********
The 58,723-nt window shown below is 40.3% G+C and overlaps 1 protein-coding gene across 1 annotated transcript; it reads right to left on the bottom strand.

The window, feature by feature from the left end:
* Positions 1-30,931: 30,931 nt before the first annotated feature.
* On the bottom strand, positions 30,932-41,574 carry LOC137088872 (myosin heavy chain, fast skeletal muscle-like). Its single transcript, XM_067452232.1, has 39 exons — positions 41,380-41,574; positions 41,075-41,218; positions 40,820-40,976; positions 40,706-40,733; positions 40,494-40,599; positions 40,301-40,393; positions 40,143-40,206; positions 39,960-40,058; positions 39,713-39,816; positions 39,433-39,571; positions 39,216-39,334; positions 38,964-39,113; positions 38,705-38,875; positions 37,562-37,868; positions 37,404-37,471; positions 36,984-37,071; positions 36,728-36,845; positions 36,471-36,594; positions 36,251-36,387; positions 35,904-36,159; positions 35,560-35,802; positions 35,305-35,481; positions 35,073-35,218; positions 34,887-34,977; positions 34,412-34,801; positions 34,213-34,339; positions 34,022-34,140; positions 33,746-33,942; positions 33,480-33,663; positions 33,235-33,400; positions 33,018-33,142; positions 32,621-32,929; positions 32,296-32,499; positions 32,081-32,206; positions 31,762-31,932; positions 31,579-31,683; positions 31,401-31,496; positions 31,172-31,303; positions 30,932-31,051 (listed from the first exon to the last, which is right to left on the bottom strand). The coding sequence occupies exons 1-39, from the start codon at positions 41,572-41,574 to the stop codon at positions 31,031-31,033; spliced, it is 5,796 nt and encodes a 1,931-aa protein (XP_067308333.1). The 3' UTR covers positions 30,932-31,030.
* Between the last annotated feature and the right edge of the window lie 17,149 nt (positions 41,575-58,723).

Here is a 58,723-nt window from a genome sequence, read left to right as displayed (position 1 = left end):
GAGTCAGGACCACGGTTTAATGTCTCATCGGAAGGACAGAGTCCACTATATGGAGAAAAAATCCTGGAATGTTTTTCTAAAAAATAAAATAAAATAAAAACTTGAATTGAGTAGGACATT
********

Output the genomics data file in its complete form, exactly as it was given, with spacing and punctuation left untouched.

The 58,723-nt window shown below is 40.3% G+C and overlaps 1 protein-coding gene across 1 annotated transcript; it reads right to left on the bottom strand.

The window, feature by feature from the left end:
* Positions 1-30,931: 30,931 nt before the first annotated feature.
* On the bottom strand, positions 30,932-41,574 carry LOC137088872 (myosin heavy chain, fast skeletal muscle-like). Its single transcript, XM_067452232.1, has 39 exons — positions 41,380-41,574; positions 41,075-41,218; positions 40,820-40,976; positions 40,706-40,733; positions 40,494-40,599; positions 40,301-40,393; positions 40,143-40,206; positions 39,960-40,058; positions 39,713-39,816; positions 39,433-39,571; positions 39,216-39,334; positions 38,964-39,113; positions 38,705-38,875; positions 37,562-37,868; positions 37,404-37,471; positions 36,984-37,071; positions 36,728-36,845; positions 36,471-36,594; positions 36,251-36,387; positions 35,904-36,159; positions 35,560-35,802; positions 35,305-35,481; positions 35,073-35,218; positions 34,887-34,977; positions 34,412-34,801; positions 34,213-34,339; positions 34,022-34,140; positions 33,746-33,942; positions 33,480-33,663; positions 33,235-33,400; positions 33,018-33,142; positions 32,621-32,929; positions 32,296-32,499; positions 32,081-32,206; positions 31,762-31,932; positions 31,579-31,683; positions 31,401-31,496; positions 31,172-31,303; positions 30,932-31,051 (listed from the first exon to the last, which is right to left on the bottom strand). The coding sequence occupies exons 1-39, from the start codon at positions 41,572-41,574 to the stop codon at positions 31,031-31,033; spliced, it is 5,796 nt and encodes a 1,931-aa protein (XP_067308333.1). The 3' UTR covers positions 30,932-31,030.
* Between the last annotated feature and the right edge of the window lie 17,149 nt (positions 41,575-58,723).

Here is a 58,723-nt window from a genome sequence, read left to right as displayed (position 1 = left end):
GAGTCAGGACCACGGTTTAATGTCTCATCGGAAGGACAGAGTCCACTATATGGAGAAAAAATCCTGGAATGTTTTTCTAAAAAATAAAATAAAATAAAAACTTGAATTGAGTAGGACATT